That evening we found a motel in Horsham to overnight.  Next morning,bright and early, we set off for what was a first real bird-spotting day.

Going through town to ultimately head north, we came across new species for Claus.  I frequently drive with my window down, as I recognize the calls of most of Australia’s parrots.  On the main thoroughfare, I could hear the exciting feeding and flock calls of Rainbow and Musk Lorikeets, a few hundred yards away, in a tree- lined suburban Street. I immediately turned around and proceeded up the street and found a flowering gum tree with a large mixed flock of both species.

Claus was surprised at my ability of finding the parrots just by their calls, while driving a car through the early morning traffic.  However, hearing is an invaluable tool for bird watchers, and experience in recognizing the calls makes it that much easier to locate a species.  Many photographs were taken, but we had to push on to our destination in Wyperfield National Park to see one of his target species, the Major Mitchell or Pink Cockatoo.

Not far out of Horsham we again observed flocks of Long-billed Corella, Short-billed Corella, Galah and the occasional Sulphur-crest.  Sulphur-crests prefer wetter areas, and once you run into Mallee country, you notice their absence until you reach areas such as the tree-lined Murray River.  The Murray is Australia’s largest river.  We saw a small flock of Yellow-tail Black Cockatoos fly across the road, but they continued and never afforded us a great visual as they flew on.

As we drove through the township of Warracknabeal, we noticed parkland around a small river running through the town.  Here we spent a pleasant 30 minutes in pursuit of Eastern Rosellas.  Many species of wildlife are difficult to photograph because of their shy habits, but where they come into human contact and are unmolested, they can be surprisingly tame.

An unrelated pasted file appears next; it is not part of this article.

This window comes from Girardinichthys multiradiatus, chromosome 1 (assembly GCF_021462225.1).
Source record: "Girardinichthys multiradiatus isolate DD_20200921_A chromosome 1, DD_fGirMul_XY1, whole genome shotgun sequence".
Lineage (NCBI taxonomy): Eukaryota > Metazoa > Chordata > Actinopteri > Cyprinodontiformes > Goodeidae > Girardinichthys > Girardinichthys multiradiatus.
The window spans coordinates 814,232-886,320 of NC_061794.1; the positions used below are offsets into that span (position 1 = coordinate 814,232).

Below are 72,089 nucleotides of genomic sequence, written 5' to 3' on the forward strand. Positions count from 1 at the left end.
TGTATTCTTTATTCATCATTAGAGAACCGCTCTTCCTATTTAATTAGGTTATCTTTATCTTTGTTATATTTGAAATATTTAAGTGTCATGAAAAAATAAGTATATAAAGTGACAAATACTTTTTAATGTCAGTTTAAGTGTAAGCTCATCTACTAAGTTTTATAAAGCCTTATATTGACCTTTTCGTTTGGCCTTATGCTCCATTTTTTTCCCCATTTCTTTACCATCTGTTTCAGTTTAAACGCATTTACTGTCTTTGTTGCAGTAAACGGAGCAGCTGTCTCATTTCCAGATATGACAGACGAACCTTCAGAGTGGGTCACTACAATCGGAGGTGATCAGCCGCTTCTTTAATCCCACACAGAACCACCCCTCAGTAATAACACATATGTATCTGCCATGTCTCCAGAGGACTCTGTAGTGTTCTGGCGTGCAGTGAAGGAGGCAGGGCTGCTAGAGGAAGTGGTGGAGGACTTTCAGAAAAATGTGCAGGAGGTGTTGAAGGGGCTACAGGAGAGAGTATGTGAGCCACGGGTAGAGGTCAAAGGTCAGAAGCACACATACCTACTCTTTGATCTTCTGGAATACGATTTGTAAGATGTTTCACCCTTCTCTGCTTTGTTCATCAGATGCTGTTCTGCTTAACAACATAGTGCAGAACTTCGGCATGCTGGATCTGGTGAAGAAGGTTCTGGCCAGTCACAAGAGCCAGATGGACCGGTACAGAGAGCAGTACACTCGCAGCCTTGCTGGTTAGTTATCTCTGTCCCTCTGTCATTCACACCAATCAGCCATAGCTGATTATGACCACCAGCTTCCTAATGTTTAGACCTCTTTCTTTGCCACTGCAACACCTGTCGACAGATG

Being a photographer myself, I can appreciate what needs to be performed to position oneself - or in this case, our hide - which happened to be the hire car for Claus to get suitable images.  Red-rump Grass Parrots and Blue-bonnets proved elusive, particularly the latter.  Of course we were still recording many other sightings of parrots already encountered, and other birds as well.

We drove on to our overnight destination in the north of Wyperfield National Park.  My clients were dumbfounded to find two Major Mitchell Cockatoos feeding on Callitris pine just outside our accommodation.  It was still quite hot, and we spent an hour or so chasing Mallee Ringneck Parrots feeding busily on the ground around our accommodation.  This species can be difficult to get close to, but due to their interaction with the residents and visitors, a pair was particularly co-operative.